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Das Filmen von Riten und Bräuchen

Filming rites and customs

Author: András Simon

Since the earliest times, capturing celebrations, customs and rites in a motion picture has been very important in the history of Hungarian and international ethnographic and anthropological filming. When filming rites, the rites themselves - with their more or less definite dramaturgy - determine the content and construction (structure) of the film. The problem of documenting rites lies with the fact that customs and rites are extraordinarily complex, varied and often having sophisticated system of symbols which make them very difficult to describe. That is why fieldwork - participant observation and making interviews - is that important. During it we have to reveal and examine the background of the custom and the ritual organisation. In the present study, I undertook to list the practical, methodological questions we had to face during videotaping customs and rites of religious and secular nature which are discussed in both the Hungarian and the international literature. The questions are based on the experience with our own recordings and films made at the Department of Ethnology and Cultural Anthropology, University of Szeged, Hungary. We applied filming as a research method each time when studying a subject. I examine and interpret concepts equally important during making scientific documentary, interpreting data, and cutting: questions of objectivity and subjectivity, and the possible levels of depicting reality. The whole process of film-making and the created film itself receive their total value and role in the threefold interrelation of the film-maker, the informants and the audience of the film.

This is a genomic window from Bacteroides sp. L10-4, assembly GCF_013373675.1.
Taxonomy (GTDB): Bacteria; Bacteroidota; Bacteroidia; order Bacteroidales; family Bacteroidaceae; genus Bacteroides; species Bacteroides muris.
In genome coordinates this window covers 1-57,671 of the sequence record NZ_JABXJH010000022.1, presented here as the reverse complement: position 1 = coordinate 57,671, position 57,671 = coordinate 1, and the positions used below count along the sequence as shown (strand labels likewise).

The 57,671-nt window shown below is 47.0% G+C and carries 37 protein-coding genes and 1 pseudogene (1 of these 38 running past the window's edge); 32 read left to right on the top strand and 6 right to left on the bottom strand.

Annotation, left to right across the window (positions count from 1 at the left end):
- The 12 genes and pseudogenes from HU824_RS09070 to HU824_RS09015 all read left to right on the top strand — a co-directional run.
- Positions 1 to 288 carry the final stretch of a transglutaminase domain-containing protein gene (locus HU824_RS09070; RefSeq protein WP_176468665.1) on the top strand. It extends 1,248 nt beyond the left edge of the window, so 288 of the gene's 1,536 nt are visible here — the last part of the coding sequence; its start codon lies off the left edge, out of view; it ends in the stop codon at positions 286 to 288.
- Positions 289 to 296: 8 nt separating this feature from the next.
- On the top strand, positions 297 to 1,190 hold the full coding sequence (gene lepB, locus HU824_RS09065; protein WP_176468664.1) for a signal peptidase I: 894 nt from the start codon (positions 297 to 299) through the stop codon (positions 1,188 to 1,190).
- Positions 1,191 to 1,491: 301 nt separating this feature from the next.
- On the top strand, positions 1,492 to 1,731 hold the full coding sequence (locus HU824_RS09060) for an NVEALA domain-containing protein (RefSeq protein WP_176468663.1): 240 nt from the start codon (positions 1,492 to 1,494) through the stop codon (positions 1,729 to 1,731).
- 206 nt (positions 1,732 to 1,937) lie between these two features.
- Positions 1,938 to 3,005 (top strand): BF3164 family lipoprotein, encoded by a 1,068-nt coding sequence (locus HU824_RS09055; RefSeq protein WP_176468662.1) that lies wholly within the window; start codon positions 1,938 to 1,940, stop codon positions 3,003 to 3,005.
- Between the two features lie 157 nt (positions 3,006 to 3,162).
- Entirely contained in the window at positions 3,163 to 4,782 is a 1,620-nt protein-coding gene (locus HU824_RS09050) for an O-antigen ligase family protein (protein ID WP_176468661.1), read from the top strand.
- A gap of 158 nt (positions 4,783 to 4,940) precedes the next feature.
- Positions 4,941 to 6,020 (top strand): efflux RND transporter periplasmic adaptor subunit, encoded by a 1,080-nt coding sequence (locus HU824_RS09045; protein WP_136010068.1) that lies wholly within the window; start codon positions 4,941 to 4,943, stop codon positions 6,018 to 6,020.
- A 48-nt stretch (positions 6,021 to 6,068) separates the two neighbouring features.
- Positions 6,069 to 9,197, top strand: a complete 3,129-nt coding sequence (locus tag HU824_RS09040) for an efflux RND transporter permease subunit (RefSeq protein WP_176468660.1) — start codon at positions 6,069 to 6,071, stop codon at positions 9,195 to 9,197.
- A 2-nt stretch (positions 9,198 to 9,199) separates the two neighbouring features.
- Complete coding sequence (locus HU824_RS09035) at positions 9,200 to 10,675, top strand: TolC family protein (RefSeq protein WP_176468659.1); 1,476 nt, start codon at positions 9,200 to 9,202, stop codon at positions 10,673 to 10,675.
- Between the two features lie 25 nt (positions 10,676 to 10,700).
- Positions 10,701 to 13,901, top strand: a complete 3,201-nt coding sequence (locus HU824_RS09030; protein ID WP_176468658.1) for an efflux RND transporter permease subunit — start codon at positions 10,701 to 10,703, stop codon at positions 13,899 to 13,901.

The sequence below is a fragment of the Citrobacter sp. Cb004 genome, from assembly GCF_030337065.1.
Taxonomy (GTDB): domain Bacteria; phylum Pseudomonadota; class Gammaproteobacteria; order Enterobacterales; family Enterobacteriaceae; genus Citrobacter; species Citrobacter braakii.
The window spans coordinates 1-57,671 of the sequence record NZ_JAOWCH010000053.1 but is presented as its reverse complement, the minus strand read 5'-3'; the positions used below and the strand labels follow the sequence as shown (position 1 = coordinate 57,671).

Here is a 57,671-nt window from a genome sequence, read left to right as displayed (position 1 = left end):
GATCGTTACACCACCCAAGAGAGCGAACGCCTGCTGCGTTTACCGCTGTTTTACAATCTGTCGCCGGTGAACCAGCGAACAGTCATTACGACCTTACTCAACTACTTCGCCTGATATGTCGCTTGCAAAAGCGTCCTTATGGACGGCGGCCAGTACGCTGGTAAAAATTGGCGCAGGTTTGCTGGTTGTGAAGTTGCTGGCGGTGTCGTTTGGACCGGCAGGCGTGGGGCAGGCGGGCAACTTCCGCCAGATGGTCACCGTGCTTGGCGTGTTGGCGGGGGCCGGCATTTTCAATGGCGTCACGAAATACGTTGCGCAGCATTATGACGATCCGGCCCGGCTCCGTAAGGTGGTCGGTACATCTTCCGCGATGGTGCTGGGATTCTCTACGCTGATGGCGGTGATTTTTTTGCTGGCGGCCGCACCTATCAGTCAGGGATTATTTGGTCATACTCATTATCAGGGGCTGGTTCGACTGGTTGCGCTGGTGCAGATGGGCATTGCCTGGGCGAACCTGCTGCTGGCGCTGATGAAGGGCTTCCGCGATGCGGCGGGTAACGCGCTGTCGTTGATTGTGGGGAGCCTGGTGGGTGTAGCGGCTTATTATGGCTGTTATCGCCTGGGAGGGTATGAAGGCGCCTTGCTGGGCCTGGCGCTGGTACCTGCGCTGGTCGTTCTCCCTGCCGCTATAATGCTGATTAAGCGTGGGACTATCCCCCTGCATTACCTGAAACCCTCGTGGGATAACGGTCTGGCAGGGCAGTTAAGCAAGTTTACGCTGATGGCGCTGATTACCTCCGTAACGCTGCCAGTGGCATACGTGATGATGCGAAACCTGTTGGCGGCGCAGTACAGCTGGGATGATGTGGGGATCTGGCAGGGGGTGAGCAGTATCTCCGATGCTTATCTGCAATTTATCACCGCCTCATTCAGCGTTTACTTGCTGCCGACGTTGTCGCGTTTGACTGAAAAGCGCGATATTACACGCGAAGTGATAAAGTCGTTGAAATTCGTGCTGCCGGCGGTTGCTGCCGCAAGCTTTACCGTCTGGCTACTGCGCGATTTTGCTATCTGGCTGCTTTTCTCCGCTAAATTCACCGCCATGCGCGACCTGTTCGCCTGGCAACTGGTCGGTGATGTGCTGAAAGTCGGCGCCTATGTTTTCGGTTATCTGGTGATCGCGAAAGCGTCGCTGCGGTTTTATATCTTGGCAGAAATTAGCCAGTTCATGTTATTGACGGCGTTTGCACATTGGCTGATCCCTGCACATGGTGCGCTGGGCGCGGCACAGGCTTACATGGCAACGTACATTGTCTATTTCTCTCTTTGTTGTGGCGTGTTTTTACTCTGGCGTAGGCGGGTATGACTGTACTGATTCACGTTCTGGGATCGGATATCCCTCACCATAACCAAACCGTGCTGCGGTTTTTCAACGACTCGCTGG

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September 1929, when the ministry of culture established the department of ethnology at the University of Szeged, the first of its kind in Hungary, was an important milestone in the history of ethnology as a discipline in Hungary. The later professor and head of the department was Sándor Bálint (1904-1980), outstanding researcher on the cultural history and folk life of Szeged and ethnology of religion in Hungary. In the 2004/2005 academic year the University of Szeged, the museum and the municipality commemorated the 75th anniversary of the establishment of the department of ethnology and the centenary of the birth of Sándor Bálint with an exhibition, the publication of books, anniversary conferences and film screenings. The anniversary events were held with the participation of Hungarian and international representatives of our discipline and the related fields.